With family and old friends there; old and young, different fare.
Notes: One feeds one’s visiting family and friends, each according to age and rank and differently from one’s own ordinary food. Cultivated people should go to great lengths and personal sacrifice to feed their guests properly with the maximum quantities and appropriate tastey dishes. Meng Haoran of the Tang wrote:
Old friends prepared a millet chicken dish
Inviting me into their rural house.
And a poem by Du Fu goes:
In night and rain the spicey greens of spring,
In blazing heat the millet gathering.
The “spicey greens” are jiu3 cai4, (Japanese nira, Korean puchu).
qie4 yu4 ji1 fang3, shi4 jin1 wei2 fang2
Junior wife, spinning thread; combs and towels, making bed.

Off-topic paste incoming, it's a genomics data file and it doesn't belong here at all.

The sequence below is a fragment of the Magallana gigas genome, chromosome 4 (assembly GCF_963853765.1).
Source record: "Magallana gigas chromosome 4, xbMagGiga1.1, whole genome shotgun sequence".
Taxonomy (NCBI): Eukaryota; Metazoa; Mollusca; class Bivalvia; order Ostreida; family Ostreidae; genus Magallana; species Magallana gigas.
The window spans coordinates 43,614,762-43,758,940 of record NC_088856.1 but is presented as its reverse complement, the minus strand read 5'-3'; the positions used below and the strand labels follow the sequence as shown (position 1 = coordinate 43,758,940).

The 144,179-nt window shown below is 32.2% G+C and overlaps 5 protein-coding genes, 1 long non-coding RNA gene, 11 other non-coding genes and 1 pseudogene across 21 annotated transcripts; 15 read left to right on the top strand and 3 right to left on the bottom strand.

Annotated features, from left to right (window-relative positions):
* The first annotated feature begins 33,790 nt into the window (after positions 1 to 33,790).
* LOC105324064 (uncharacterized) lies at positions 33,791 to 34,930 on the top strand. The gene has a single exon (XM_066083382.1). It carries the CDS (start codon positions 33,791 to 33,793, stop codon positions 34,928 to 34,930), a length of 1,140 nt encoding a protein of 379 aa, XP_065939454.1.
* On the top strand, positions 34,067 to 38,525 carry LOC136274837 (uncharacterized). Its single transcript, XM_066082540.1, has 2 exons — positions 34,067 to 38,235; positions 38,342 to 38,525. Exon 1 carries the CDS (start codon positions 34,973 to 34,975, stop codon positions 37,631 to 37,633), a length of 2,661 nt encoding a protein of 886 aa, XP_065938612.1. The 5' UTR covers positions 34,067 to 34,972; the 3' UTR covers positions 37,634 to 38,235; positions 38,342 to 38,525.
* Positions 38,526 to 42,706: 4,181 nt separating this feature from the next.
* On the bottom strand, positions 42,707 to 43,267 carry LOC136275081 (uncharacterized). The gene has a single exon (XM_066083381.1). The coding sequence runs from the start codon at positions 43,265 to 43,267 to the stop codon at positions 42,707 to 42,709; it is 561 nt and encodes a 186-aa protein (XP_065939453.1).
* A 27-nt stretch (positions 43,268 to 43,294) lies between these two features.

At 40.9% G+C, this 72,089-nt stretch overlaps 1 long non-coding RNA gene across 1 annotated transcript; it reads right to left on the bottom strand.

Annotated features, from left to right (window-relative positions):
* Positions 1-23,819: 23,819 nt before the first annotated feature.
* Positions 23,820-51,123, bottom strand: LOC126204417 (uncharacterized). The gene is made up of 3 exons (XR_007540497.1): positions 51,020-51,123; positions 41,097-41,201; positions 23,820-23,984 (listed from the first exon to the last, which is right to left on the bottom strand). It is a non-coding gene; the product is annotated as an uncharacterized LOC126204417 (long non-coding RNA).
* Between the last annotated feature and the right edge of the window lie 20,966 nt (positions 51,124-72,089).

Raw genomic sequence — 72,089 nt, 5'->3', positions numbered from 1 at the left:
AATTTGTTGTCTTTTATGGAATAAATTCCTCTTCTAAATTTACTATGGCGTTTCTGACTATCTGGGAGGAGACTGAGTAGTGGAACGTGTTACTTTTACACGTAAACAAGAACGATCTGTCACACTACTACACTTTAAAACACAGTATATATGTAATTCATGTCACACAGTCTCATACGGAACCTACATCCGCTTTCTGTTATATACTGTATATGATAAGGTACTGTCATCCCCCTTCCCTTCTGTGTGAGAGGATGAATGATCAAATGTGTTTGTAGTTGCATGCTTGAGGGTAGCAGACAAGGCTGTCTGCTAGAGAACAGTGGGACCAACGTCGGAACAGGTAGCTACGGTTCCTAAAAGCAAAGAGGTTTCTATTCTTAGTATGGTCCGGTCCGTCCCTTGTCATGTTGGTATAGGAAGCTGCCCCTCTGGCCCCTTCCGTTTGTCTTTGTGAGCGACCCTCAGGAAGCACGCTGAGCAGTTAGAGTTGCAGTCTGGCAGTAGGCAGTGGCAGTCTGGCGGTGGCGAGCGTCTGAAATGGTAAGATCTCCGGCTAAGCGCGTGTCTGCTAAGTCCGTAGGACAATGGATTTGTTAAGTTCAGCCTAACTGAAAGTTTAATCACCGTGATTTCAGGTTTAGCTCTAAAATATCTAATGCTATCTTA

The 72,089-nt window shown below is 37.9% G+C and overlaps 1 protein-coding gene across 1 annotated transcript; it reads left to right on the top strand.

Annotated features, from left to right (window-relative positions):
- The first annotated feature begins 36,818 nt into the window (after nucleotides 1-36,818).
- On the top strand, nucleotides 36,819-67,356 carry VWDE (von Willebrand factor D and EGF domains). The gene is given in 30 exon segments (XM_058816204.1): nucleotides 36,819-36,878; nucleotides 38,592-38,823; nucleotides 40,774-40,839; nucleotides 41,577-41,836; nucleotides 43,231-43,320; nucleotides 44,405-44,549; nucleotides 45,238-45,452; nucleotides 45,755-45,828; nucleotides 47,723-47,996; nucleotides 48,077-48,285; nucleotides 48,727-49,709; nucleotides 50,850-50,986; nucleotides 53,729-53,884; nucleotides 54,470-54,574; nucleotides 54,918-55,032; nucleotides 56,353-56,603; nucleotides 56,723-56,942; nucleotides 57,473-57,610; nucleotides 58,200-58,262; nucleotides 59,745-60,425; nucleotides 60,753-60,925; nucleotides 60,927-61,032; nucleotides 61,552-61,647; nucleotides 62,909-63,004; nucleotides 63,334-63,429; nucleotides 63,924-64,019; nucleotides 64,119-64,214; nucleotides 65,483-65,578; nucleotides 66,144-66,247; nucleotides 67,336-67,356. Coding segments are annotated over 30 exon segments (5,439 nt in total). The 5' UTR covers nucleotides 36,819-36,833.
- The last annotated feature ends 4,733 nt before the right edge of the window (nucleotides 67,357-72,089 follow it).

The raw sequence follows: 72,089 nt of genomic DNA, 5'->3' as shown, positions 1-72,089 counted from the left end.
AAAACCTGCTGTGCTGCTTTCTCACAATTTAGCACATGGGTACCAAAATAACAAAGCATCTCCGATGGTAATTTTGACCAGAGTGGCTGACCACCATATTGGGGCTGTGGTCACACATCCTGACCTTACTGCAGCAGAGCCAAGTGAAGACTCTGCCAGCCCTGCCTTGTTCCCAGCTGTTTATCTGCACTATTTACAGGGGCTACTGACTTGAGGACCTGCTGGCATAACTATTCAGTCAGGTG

Notes: Spinning thread, according to the little GB reader, refers to household chores in general; shi4 jin1 is short for shi4 zhi2 jin4 zhi4, serve with towel and comb, i.e. wait on master and mistress hand and foot. The wei2 fang2 is the curtained bedchamber of the husband and principal wife. Keeping a concubine in very ancient China was a priviledge limited to the aristocracy, extending down to the shi4 rank. According to the Zuo Zhuan, cited in the old Ci Hai, “By ancient custom, the Son of Heaven is entitled to nine women, a feudal king seven, a grand counselor one wife and two concubines, an ordinary official a wife and one concubine, and commoners are allowed one wife for each man, one man for each woman”. Zhou Xingsi wrote the Qian Zi Wen for a crown prince’s benefit, so it speaks to this institution. Things had changed somewhat over the twelve turbulent centuries since the Spring and Autumn Period. Community norms in the fifth century AD varied; the Chinese have long said “when entering a village enquire about the norms and customs; when crossing a border, find out about the laws and prohibitions”. The harmonious bond between husband and wife was only an ideal in many instances. A variation on the concubine/female slave theme was a qie2 ying2, or servant girl that a bride was allowed to bring along into a marriage to help with household chores and economic activity.